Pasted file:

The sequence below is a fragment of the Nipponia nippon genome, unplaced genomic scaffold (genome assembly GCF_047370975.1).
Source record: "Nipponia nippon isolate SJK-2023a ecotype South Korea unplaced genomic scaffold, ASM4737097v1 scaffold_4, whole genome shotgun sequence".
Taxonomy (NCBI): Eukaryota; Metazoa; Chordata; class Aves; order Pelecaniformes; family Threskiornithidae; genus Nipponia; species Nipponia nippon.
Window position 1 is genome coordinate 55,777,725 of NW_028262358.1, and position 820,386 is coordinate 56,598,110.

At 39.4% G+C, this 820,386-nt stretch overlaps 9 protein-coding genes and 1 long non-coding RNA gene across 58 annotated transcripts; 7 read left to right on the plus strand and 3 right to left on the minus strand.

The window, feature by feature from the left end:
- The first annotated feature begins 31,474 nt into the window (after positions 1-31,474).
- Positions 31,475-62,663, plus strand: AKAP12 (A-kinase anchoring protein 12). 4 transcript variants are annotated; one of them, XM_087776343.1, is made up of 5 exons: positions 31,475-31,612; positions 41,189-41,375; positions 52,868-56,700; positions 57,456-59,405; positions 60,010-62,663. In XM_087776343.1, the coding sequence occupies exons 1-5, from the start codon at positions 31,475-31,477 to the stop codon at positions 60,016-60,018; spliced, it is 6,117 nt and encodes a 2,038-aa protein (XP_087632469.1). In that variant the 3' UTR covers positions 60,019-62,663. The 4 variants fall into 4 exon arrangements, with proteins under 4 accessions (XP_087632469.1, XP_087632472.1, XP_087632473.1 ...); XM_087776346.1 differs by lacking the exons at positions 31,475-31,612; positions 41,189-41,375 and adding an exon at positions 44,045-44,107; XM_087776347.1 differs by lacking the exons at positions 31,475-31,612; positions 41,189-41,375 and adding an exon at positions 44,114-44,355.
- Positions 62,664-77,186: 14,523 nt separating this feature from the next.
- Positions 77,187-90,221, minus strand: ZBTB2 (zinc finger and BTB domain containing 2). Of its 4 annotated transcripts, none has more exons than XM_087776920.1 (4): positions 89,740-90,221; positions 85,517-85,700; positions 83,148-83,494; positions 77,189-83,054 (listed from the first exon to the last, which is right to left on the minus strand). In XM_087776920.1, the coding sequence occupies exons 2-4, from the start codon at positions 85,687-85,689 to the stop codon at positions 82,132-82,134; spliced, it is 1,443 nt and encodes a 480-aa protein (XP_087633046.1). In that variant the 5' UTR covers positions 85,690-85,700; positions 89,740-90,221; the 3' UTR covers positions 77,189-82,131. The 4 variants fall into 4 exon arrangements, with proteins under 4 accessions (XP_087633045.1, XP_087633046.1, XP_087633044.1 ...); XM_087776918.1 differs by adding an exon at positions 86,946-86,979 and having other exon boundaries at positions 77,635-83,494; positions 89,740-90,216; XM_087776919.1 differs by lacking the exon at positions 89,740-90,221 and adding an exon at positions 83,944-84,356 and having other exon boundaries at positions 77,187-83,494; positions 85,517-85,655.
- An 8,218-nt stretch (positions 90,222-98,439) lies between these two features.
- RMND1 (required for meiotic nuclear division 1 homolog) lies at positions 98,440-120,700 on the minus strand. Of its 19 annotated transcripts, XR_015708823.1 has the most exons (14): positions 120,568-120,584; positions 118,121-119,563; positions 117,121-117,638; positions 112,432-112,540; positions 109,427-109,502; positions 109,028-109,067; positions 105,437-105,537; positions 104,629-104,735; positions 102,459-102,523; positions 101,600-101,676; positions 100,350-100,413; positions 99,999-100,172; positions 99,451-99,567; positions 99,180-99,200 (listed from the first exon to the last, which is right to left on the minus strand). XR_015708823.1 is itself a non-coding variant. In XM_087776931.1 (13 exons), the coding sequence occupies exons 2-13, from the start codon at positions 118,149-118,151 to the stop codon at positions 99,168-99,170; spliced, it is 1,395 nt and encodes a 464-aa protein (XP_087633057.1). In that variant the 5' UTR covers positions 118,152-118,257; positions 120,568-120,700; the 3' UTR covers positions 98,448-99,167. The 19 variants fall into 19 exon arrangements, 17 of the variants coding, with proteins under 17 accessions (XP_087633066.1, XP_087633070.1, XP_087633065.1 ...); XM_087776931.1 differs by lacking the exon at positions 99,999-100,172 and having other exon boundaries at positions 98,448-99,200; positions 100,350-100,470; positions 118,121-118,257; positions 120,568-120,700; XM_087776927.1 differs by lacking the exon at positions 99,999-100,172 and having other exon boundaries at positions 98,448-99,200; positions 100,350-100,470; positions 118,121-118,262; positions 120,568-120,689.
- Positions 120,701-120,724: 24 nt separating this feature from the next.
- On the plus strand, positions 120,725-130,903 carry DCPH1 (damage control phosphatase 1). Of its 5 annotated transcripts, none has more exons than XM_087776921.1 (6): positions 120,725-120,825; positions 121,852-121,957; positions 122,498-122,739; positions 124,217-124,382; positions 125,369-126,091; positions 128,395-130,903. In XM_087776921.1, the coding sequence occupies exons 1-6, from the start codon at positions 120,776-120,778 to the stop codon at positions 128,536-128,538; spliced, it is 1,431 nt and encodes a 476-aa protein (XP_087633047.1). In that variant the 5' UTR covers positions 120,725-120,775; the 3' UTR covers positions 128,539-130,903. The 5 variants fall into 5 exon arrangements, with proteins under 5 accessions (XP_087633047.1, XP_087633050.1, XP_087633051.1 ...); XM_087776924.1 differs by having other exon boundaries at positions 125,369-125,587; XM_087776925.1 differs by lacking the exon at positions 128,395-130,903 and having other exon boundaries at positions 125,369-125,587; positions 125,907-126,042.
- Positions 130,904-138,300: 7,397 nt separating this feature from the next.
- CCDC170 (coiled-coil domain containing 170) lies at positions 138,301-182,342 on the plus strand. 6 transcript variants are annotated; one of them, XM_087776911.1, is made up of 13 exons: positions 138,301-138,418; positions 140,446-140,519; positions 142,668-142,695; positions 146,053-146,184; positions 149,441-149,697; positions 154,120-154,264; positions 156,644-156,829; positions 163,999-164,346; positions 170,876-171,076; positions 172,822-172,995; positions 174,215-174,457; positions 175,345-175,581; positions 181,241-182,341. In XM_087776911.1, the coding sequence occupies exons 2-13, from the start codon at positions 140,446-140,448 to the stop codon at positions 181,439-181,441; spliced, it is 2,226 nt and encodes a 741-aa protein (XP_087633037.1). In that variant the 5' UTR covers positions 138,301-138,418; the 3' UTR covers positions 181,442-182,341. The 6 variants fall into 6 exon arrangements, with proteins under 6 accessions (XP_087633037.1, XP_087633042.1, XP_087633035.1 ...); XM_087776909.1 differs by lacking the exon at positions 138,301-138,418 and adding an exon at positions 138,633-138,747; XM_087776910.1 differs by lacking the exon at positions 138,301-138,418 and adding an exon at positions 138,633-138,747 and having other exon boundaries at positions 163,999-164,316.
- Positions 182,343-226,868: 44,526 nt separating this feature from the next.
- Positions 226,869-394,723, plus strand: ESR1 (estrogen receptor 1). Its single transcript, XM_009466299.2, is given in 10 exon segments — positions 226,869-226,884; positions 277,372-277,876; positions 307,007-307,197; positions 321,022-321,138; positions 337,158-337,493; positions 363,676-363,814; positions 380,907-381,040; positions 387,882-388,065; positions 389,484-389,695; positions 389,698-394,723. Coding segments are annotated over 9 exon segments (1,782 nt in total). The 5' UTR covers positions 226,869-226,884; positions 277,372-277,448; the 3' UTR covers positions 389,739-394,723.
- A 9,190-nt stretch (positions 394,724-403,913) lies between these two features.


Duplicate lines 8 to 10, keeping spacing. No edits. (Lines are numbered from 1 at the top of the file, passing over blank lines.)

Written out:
- Positions 31,475-62,663, plus strand: AKAP12 (A-kinase anchoring protein 12). 4 transcript variants are annotated; one of them, XM_087776343.1, is made up of 5 exons: positions 31,475-31,612; positions 41,189-41,375; positions 52,868-56,700; positions 57,456-59,405; positions 60,010-62,663. In XM_087776343.1, the coding sequence occupies exons 1-5, from the start codon at positions 31,475-31,477 to the stop codon at positions 60,016-60,018; spliced, it is 6,117 nt and encodes a 2,038-aa protein (XP_087632469.1). In that variant the 3' UTR covers positions 60,019-62,663. The 4 variants fall into 4 exon arrangements, with proteins under 4 accessions (XP_087632469.1, XP_087632472.1, XP_087632473.1 ...); XM_087776346.1 differs by lacking the exons at positions 31,475-31,612; positions 41,189-41,375 and adding an exon at positions 44,045-44,107; XM_087776347.1 differs by lacking the exons at positions 31,475-31,612; positions 41,189-41,375 and adding an exon at positions 44,114-44,355.
- Positions 62,664-77,186: 14,523 nt separating this feature from the next.
- Positions 77,187-90,221, minus strand: ZBTB2 (zinc finger and BTB domain containing 2). Of its 4 annotated transcripts, none has more exons than XM_087776920.1 (4): positions 89,740-90,221; positions 85,517-85,700; positions 83,148-83,494; positions 77,189-83,054 (listed from the first exon to the last, which is right to left on the minus strand). In XM_087776920.1, the coding sequence occupies exons 2-4, from the start codon at positions 85,687-85,689 to the stop codon at positions 82,132-82,134; spliced, it is 1,443 nt and encodes a 480-aa protein (XP_087633046.1). In that variant the 5' UTR covers positions 85,690-85,700; positions 89,740-90,221; the 3' UTR covers positions 77,189-82,131. The 4 variants fall into 4 exon arrangements, with proteins under 4 accessions (XP_087633045.1, XP_087633046.1, XP_087633044.1 ...); XM_087776918.1 differs by adding an exon at positions 86,946-86,979 and having other exon boundaries at positions 77,635-83,494; positions 89,740-90,216; XM_087776919.1 differs by lacking the exon at positions 89,740-90,221 and adding an exon at positions 83,944-84,356 and having other exon boundaries at positions 77,187-83,494; positions 85,517-85,655.